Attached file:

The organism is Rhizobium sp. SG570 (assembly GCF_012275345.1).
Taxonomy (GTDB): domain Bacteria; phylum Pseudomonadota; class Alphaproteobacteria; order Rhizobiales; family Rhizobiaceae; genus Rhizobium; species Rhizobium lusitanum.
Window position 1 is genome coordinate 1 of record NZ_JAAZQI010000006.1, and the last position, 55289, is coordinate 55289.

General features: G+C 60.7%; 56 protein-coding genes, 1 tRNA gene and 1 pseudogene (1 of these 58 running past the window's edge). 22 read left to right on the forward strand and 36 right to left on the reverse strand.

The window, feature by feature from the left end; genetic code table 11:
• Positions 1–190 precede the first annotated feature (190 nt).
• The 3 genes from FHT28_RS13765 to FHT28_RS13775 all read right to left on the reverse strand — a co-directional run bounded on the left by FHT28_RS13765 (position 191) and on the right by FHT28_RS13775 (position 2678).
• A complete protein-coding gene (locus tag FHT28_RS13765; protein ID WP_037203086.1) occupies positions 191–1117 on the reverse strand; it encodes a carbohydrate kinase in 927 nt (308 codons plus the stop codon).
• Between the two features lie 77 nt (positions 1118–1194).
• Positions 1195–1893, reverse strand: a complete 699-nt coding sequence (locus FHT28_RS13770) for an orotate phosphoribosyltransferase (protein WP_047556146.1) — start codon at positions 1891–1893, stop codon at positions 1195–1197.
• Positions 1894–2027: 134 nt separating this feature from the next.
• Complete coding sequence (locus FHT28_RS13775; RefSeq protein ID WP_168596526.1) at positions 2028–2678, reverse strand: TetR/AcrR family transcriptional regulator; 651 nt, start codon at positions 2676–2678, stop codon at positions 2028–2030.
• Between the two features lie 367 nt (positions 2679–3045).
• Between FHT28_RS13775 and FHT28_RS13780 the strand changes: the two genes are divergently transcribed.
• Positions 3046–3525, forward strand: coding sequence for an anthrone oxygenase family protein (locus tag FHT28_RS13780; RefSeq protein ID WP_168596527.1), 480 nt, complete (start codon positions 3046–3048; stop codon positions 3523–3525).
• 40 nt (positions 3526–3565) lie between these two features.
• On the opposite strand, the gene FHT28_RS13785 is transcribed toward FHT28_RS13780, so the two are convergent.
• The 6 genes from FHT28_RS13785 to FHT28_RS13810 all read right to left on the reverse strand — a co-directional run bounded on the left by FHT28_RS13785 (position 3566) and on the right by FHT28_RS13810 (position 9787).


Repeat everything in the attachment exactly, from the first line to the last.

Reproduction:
The organism is Rhizobium sp. SG570 (assembly GCF_012275345.1).
Taxonomy (GTDB): domain Bacteria; phylum Pseudomonadota; class Alphaproteobacteria; order Rhizobiales; family Rhizobiaceae; genus Rhizobium; species Rhizobium lusitanum.
Window position 1 is genome coordinate 1 of record NZ_JAAZQI010000006.1, and the last position, 55289, is coordinate 55289.

General features: G+C 60.7%; 56 protein-coding genes, 1 tRNA gene and 1 pseudogene (1 of these 58 running past the window's edge). 22 read left to right on the forward strand and 36 right to left on the reverse strand.

The window, feature by feature from the left end; genetic code table 11:
• Positions 1–190 precede the first annotated feature (190 nt).
• The 3 genes from FHT28_RS13765 to FHT28_RS13775 all read right to left on the reverse strand — a co-directional run bounded on the left by FHT28_RS13765 (position 191) and on the right by FHT28_RS13775 (position 2678).
• A complete protein-coding gene (locus tag FHT28_RS13765; protein ID WP_037203086.1) occupies positions 191–1117 on the reverse strand; it encodes a carbohydrate kinase in 927 nt (308 codons plus the stop codon).
• Between the two features lie 77 nt (positions 1118–1194).
• Positions 1195–1893, reverse strand: a complete 699-nt coding sequence (locus FHT28_RS13770) for an orotate phosphoribosyltransferase (protein WP_047556146.1) — start codon at positions 1891–1893, stop codon at positions 1195–1197.
• Positions 1894–2027: 134 nt separating this feature from the next.
• Complete coding sequence (locus FHT28_RS13775; RefSeq protein ID WP_168596526.1) at positions 2028–2678, reverse strand: TetR/AcrR family transcriptional regulator; 651 nt, start codon at positions 2676–2678, stop codon at positions 2028–2030.
• Between the two features lie 367 nt (positions 2679–3045).
• Between FHT28_RS13775 and FHT28_RS13780 the strand changes: the two genes are divergently transcribed.
• Positions 3046–3525, forward strand: coding sequence for an anthrone oxygenase family protein (locus tag FHT28_RS13780; RefSeq protein ID WP_168596527.1), 480 nt, complete (start codon positions 3046–3048; stop codon positions 3523–3525).
• 40 nt (positions 3526–3565) lie between these two features.
• On the opposite strand, the gene FHT28_RS13785 is transcribed toward FHT28_RS13780, so the two are convergent.
• The 6 genes from FHT28_RS13785 to FHT28_RS13810 all read right to left on the reverse strand — a co-directional run bounded on the left by FHT28_RS13785 (position 3566) and on the right by FHT28_RS13810 (position 9787).